| 2004D-0369 - Draft Guidance for Industry: Recommendations for the Early Food Safety Evaluation of New Non- Pesticidal Proteins Produced by Bioengineered Plants Intended for Food Use; Availability|
|FDA Comment Number :||EC488|
|Submitter :||Mr. William Fry||Date & Time:||02/08/2005 05:02:37|
|Organization :||HEB Grocery Co LP|
| HEB is a privately-owned chain of over 300 stores which have been serving the people of Texas for 100 years. In keeping with our goal of offering our customers the safest possible food, HEB would like to offer the following comments about Docket 2004D-0369, 'Draft Guidance for Industry: Recommendations for the Early Food Safety Evaluation of New Non-Pesticidal proteins Produced by Bioengineered Plants Intended for Food Use.'
1. We are concerned that compliance with the guidance is voluntary. We would prefer rules that require bioengineering companies to prove that neither toxicity nor allergenicity to humans result from the bioengineering procedure prior to them being permitted to begin field testing. We believe compulsory rules would enhance the confidence our customers have in the safety of the Nation?s food supply.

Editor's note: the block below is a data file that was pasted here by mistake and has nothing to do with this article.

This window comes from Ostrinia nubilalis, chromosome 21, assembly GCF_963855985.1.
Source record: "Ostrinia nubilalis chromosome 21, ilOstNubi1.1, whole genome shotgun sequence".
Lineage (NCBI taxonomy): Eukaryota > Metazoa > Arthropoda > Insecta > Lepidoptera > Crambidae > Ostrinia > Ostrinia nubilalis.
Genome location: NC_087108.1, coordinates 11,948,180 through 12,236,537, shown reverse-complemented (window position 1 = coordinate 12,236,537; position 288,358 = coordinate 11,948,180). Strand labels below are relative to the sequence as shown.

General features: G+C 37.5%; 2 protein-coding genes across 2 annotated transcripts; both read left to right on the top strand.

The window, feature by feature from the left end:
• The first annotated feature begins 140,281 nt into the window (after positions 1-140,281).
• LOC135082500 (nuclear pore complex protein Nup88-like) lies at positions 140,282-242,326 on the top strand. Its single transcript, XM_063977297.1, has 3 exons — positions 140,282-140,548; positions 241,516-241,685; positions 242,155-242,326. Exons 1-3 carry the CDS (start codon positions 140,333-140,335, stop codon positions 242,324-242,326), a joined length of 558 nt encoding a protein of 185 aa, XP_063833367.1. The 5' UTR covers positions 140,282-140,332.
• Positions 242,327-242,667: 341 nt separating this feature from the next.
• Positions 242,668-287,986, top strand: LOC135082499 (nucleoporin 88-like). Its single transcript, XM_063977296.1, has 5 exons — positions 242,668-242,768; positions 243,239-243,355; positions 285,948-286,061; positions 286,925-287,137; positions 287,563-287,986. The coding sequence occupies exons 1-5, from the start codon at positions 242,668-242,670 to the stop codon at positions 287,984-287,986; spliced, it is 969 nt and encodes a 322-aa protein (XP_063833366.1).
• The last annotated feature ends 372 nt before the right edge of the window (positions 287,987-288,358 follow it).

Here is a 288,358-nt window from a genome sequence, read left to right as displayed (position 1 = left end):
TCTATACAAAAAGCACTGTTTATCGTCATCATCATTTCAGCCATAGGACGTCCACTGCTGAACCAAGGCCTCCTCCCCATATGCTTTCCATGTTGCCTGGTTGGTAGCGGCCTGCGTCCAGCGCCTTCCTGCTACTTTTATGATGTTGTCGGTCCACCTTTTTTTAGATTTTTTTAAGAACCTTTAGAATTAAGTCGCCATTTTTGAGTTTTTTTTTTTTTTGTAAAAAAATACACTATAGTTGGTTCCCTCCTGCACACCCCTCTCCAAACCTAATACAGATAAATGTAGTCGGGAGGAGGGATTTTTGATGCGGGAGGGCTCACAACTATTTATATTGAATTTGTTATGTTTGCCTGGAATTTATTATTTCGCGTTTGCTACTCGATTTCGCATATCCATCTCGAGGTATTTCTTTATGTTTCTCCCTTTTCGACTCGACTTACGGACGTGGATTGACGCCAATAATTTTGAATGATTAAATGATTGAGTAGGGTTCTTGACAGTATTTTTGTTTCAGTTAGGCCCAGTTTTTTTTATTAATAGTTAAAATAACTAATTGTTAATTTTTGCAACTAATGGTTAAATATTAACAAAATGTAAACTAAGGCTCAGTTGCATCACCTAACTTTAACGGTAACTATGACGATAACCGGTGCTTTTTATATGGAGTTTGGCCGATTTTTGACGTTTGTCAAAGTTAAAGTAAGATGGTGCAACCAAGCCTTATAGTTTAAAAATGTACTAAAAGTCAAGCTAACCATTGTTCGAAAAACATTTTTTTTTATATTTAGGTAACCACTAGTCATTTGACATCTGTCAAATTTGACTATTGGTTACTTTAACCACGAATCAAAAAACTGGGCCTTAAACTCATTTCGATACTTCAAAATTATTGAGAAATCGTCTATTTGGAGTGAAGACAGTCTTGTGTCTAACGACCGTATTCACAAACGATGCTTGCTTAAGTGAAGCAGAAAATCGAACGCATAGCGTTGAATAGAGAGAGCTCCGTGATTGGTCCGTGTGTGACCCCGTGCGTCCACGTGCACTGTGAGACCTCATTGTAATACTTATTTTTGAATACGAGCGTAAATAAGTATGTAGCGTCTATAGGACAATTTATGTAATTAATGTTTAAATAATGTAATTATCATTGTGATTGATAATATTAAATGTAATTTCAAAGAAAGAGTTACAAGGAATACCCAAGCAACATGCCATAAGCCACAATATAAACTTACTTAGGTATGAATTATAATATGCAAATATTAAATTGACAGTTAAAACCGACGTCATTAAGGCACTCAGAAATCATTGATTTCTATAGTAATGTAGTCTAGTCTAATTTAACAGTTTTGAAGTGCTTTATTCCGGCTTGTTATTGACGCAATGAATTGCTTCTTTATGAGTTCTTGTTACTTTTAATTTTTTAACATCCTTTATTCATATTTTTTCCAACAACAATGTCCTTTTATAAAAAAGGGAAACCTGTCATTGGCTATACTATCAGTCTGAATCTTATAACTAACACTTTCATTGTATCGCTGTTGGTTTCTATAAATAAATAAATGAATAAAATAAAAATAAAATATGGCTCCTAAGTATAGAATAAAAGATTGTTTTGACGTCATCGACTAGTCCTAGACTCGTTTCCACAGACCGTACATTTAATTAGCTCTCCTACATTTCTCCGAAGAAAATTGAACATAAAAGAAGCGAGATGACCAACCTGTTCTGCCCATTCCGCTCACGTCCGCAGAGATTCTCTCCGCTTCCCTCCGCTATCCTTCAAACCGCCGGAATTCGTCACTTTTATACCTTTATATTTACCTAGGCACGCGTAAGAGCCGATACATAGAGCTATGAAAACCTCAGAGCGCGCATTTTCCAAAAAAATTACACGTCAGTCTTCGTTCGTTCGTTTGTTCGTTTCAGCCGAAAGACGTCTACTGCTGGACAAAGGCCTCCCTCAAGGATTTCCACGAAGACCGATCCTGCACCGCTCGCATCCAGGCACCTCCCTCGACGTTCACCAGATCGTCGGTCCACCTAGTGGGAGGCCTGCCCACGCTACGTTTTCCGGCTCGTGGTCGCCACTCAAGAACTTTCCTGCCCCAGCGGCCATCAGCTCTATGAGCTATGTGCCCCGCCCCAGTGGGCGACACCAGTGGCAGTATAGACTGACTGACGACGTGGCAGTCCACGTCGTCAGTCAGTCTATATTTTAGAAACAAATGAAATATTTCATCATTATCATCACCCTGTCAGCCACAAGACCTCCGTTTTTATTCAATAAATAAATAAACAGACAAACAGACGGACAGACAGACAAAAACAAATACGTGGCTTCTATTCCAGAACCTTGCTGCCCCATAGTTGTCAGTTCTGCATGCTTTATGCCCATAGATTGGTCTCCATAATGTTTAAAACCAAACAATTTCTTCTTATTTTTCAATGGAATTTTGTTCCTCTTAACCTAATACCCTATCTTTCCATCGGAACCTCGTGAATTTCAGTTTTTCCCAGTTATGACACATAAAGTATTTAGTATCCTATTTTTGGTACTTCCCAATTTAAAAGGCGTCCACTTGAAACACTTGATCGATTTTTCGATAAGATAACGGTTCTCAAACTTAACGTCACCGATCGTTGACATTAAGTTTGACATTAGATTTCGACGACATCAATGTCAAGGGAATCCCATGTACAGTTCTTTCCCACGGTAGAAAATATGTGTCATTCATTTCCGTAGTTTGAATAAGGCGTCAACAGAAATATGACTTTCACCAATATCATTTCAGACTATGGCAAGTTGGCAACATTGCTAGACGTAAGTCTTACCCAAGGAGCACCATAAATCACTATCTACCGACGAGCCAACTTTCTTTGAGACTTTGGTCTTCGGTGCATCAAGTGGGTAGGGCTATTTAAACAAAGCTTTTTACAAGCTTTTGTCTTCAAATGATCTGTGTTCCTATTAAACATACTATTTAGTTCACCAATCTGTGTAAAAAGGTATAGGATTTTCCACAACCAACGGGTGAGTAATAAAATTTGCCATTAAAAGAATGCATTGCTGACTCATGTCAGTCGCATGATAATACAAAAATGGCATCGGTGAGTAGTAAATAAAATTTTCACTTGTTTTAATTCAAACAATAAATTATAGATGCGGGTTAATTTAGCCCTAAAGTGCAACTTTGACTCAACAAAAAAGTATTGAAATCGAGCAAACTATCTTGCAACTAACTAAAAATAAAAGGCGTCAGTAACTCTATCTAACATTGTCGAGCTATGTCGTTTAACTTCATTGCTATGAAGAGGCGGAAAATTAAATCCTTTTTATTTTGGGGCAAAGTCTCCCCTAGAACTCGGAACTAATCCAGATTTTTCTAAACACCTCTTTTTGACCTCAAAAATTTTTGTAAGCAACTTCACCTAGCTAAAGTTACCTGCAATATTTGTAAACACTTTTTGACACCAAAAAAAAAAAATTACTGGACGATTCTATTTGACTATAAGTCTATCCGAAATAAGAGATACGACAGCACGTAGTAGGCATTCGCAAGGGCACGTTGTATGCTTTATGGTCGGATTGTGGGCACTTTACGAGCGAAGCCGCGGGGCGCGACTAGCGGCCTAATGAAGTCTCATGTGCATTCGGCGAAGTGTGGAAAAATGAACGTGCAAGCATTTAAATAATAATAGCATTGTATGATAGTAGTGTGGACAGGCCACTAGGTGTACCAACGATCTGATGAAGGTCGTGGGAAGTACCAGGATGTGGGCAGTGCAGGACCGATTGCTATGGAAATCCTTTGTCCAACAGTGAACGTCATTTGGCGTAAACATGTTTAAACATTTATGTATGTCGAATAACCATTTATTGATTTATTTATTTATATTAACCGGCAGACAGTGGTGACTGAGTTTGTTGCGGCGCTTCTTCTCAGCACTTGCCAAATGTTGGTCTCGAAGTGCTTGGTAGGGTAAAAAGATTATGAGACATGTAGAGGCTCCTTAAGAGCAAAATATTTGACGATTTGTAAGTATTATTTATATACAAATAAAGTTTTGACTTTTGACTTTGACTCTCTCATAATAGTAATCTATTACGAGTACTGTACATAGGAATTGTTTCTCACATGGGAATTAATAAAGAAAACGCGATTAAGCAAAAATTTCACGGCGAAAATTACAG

2. We object to the bioengineering of plants that are commonly used for food when the purpose of that bioengineering is to produce proteins that have no food use, i.e. proteins that have only industrial or pharmaceutical uses. The Draft Guidance appears to permit this practice. The basis of this concern is the inability of current regulations and practices to prevent cross-contamination with non-bioengineered plants of the same variety. Cross-contamination can occur through many pathways. When a food is found to contain a product of bioengineering that is not approved for food, it is food retailers, wholesales and manufacturers who must pay the price of removing that product from the market. Starlink corn is an example of the ease with which cross contamination of food can occur.
William G. Fry
Quality Assurance and Environmental Affairs